40 Days of Silence is very much a festival film; it’s poetic, exploratory, and without much narrative drive or tension. In a lot of ways it felt like a film that wanted neither to show nor tell, but to use all the devices available to the medium to evoke a sense of the women’s lives and psyches on an almost tangible level. Some of these devices were more effective and well-executed than others – I personally was not a fan of the swirling blurred visuals used at one point, symbolic as they may be. Much more effective was the sensitive interplay between sound and image throughout the film. The central protagonist’s silence is most obvious aspect of this – her lack of dialogue forces the viewer to broaden their sensory awareness, taking in visual and auditory clues that combine to create a visceral experience of atmosphere, as opposed to plot or verbal forms of sense-making.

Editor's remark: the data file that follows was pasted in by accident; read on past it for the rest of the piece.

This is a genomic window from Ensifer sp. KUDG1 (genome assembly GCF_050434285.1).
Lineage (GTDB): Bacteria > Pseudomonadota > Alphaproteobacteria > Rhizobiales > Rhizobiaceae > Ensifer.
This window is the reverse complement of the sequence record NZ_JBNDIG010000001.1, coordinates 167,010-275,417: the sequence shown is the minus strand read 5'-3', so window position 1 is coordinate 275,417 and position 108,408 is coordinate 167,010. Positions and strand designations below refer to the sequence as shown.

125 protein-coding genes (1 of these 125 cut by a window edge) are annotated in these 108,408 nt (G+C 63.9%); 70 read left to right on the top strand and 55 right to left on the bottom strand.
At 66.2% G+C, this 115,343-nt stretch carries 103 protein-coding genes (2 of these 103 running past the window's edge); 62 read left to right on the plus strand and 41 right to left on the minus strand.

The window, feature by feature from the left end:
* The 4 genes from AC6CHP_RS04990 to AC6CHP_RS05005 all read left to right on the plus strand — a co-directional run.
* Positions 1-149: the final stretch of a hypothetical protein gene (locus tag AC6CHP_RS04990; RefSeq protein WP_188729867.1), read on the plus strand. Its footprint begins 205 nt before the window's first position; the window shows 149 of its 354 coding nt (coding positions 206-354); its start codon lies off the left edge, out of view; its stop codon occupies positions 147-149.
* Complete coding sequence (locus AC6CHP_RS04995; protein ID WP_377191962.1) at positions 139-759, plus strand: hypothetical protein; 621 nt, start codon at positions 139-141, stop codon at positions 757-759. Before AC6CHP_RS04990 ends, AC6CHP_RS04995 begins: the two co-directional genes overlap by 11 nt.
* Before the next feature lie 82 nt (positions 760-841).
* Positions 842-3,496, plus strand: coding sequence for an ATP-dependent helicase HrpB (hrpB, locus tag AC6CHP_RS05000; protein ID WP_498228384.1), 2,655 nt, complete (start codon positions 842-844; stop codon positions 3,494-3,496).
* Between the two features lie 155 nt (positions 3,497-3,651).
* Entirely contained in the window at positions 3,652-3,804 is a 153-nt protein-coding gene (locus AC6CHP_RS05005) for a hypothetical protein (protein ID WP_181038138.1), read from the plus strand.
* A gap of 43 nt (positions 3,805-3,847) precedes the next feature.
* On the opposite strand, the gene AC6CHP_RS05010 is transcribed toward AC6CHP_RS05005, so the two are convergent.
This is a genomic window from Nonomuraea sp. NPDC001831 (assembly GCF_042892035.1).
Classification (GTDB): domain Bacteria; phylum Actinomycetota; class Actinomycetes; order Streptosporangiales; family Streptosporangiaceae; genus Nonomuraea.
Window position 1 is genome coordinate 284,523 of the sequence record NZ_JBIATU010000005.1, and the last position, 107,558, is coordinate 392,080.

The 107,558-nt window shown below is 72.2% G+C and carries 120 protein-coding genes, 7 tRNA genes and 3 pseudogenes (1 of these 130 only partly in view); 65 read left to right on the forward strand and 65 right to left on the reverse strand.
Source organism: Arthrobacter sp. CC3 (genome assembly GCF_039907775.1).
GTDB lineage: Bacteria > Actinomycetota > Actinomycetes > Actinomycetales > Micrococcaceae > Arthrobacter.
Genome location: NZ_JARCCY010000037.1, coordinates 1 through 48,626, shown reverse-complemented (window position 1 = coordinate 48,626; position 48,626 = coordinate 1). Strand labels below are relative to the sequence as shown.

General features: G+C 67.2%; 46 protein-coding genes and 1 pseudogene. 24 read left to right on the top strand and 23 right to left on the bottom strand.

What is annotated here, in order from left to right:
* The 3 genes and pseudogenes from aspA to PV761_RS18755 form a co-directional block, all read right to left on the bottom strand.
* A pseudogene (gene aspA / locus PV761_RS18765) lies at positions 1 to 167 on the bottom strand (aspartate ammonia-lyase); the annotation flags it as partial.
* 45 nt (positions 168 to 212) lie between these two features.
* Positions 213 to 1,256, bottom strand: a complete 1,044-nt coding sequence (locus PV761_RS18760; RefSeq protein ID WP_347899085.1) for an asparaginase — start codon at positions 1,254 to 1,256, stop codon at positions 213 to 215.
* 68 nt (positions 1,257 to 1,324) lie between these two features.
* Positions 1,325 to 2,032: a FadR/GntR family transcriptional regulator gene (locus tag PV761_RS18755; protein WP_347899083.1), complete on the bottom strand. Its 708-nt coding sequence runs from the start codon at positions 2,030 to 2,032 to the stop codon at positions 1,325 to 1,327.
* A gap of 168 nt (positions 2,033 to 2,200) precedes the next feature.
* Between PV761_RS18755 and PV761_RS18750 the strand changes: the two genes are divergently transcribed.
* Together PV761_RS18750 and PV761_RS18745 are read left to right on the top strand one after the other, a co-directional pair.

I’ve seen other films about vows of silence, and these tend to get their drama from instances where the protagonist really needs to talk. Few have captured the yawning stretch of isolation and dull introspection that such a vow might entail, a form of self-imposed solitary confinement. 40 Days of Silence conveys this through heightened attention to the mundane details of life at Bibi Saodat’s home – the fizz of rain leaking through the roof and landing on the heated hearth. The cacophony of goats going at the bare branches of the winter trees. The obscene guzzling of one bold goat who climbs onto the table to consume leftovers from the women’s dinner. The rasp of Bibi Saodat’s hands stroking those of her granddaughter. In contrast, the discordant tones of Aunt Khamida’s constant cell phone use become an unbearable agony, a comment perhaps on encroaching modernisation? And subtly invading these moments of quiet and stillness was a murky and disturbing soundtrack, like a white noise inside Bibicha’s head, charging the apparent normalcy with a lingering threat.